(Update: Adding video, comments from ODOT, Visit Bend)
'Things will continue to get worse' until new funding structure comes along
BEND, Ore. (KTVZ) -- Driving conditions on snowy roads around the state this winter could be more challenging. The Oregon Department of Transportation is reducing services across the state.
ODOT blames a decline in funds -- specifically in gas tax revenue.
"(State) gas tax in Oregon is $0.38 per gallon," Kacey Davey, ODOT's Region 4 public information officer, said Friday. "So that's what the tax us right now. About 40% of that goes to cities and counties and the rest is used for ODOT budget."
"So if you look at other states, our neighbors, for instance, Washington has almost a $0.50 gas tax and our neighbor to the south in California, their gas tax is $0.77 per gallon. So we're quite low, compared to our neighbors," Davey added.
ODOT issued regional fact sheets about the reduction in service. They say, "More Oregonians are buying hybrid and electric vehicles and using less gas. Meanwhile, the cost of doing business is increasing. ODOT can no longer maintain the system at the level Oregonians need and expect."
The agency said it will be reducing services on roadside maintenance, winter maintenance, and low-volume road maintenance.
Roadside maintenance means reducing the volume in removing brush and tree debris, removing graffiti, and litter debris pickup. For winter maintenance, that means reducing the amount of sand and deicer applied to state highways.
Key routes including I-84 and U.S. 97, along with sections of U.S. 26 and U.S. 20, will be prioritized.
Davey said, "These reductions in services due to our unfunded transportation system are going to continue until we figure out a new structure for a budget. So things will continue to get worse, pavement will continue to decline and we'll have less services available as our money runs out."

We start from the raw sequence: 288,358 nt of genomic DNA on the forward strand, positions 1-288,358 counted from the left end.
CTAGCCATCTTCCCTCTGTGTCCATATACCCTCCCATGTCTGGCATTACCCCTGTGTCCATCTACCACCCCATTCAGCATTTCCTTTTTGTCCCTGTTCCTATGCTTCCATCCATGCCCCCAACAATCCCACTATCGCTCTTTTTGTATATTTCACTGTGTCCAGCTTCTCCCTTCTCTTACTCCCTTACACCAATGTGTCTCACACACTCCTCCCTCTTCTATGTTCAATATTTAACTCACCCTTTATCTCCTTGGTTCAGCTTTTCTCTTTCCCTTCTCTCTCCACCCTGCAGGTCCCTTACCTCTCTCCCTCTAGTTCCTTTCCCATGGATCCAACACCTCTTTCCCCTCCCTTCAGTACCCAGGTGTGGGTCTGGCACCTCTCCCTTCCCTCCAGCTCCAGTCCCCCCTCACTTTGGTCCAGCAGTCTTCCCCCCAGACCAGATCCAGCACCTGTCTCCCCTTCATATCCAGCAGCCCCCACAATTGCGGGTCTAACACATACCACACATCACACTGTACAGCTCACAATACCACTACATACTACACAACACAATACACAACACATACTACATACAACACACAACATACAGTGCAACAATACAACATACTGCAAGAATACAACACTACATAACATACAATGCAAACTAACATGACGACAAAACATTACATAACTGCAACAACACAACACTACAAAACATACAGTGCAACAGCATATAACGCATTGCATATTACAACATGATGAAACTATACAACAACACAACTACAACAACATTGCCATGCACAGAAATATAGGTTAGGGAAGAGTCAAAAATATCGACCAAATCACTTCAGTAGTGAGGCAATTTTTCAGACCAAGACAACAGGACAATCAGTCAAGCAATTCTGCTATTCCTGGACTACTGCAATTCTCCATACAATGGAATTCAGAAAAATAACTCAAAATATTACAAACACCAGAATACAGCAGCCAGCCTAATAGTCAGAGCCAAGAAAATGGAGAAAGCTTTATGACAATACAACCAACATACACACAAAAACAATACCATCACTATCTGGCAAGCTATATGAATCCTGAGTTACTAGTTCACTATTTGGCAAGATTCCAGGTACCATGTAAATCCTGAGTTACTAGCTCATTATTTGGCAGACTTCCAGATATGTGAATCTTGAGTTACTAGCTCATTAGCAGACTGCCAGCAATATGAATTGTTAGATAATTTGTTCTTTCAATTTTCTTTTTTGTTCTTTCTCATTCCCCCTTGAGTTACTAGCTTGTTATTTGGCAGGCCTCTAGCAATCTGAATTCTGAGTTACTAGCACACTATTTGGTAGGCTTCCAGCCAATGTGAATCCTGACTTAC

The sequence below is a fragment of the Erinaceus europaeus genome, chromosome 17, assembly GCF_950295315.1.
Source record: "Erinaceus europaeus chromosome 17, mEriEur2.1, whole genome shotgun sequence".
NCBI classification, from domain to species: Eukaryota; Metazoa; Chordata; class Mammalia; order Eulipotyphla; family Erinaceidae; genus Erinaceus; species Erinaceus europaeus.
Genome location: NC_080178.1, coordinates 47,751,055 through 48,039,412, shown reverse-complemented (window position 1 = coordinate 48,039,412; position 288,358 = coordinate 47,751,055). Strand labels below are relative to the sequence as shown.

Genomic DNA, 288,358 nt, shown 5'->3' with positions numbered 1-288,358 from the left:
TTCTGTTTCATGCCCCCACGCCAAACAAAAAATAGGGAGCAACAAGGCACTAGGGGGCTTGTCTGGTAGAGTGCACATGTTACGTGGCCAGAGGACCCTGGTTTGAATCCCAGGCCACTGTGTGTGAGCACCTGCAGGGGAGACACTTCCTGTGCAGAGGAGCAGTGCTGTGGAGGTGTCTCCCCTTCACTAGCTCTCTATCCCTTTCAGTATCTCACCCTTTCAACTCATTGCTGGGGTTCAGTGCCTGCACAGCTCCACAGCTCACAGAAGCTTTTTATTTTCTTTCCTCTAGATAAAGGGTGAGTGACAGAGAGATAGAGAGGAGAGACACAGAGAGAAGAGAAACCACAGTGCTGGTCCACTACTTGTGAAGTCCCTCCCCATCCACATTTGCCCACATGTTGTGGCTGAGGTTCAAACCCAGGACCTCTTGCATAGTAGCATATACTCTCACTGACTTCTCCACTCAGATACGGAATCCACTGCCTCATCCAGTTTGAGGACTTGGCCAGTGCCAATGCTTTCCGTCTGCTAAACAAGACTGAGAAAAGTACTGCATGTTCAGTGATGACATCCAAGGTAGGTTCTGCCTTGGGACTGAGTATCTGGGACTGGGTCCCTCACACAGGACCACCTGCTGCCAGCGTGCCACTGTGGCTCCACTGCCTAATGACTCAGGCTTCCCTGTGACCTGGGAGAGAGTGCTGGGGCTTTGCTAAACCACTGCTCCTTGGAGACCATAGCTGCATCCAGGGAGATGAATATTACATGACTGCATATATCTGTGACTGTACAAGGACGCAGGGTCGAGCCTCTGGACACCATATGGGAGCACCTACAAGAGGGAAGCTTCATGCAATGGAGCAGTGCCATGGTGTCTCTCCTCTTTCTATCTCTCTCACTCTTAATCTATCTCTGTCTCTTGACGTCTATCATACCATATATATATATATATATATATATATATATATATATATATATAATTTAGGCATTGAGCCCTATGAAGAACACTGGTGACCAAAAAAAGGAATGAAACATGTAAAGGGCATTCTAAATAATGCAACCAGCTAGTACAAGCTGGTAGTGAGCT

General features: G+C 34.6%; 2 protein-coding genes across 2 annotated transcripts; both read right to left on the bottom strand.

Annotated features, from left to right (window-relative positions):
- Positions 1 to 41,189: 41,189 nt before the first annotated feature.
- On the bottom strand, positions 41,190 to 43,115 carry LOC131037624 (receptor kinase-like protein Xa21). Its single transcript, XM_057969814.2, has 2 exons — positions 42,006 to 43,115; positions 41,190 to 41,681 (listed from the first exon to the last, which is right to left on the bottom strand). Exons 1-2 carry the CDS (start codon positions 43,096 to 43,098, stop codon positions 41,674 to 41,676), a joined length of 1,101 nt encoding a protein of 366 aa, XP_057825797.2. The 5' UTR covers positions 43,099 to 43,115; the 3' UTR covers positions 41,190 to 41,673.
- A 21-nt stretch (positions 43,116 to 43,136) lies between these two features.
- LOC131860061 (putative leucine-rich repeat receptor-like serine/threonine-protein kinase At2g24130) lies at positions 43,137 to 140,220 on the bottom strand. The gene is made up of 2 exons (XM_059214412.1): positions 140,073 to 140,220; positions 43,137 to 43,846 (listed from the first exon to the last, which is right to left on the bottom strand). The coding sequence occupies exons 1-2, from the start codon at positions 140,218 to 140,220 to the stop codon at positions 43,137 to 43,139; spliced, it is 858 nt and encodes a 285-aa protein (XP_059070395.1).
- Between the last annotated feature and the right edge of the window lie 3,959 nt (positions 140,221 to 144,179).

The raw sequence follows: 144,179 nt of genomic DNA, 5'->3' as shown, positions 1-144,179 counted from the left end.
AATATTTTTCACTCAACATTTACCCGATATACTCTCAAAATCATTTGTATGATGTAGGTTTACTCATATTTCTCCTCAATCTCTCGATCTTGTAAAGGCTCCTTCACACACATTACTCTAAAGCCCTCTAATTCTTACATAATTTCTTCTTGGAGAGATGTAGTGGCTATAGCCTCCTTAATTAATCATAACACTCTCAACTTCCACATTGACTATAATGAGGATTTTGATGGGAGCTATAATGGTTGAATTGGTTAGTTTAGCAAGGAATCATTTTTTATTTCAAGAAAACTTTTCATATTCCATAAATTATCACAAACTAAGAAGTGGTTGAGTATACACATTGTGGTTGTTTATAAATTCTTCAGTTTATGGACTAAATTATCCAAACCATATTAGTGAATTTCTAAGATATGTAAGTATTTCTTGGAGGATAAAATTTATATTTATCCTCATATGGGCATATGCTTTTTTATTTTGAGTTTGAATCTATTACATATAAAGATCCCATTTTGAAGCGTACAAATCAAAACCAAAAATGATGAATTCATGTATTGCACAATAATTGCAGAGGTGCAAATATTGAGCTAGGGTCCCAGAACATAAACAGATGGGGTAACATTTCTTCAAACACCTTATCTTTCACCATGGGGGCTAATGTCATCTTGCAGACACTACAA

The fact sheet states, "Some highways previously plowed four times per day will be plowed once a day, if at all" (scroll down for the Region 4 document).
At Visit Bend, where they support tourism year-round, they say the change in ODOT services won't discourage visitors from making the drive to Central Oregon.
President and CEO Kevney Dugan said, "I have full confidence that ODOT will be able to manage that, manage their budget throughout the winter months, to meet any sort of big weather events where their services are more needed than other periods of time, where we don't have large weather events."
Bend City Councilor Barb Campbell raised the ODOT announcement at the end of this week's joint meeting with Deschutes County commissioners.
"I'm afraid the biggeset impact will be on snow removal, in particular on the passes," Campbell said.
Mayor Melanie Kebler said, "This may be a moment for Central Oregon to come together and say it's not acceptable. … I want people to be safe."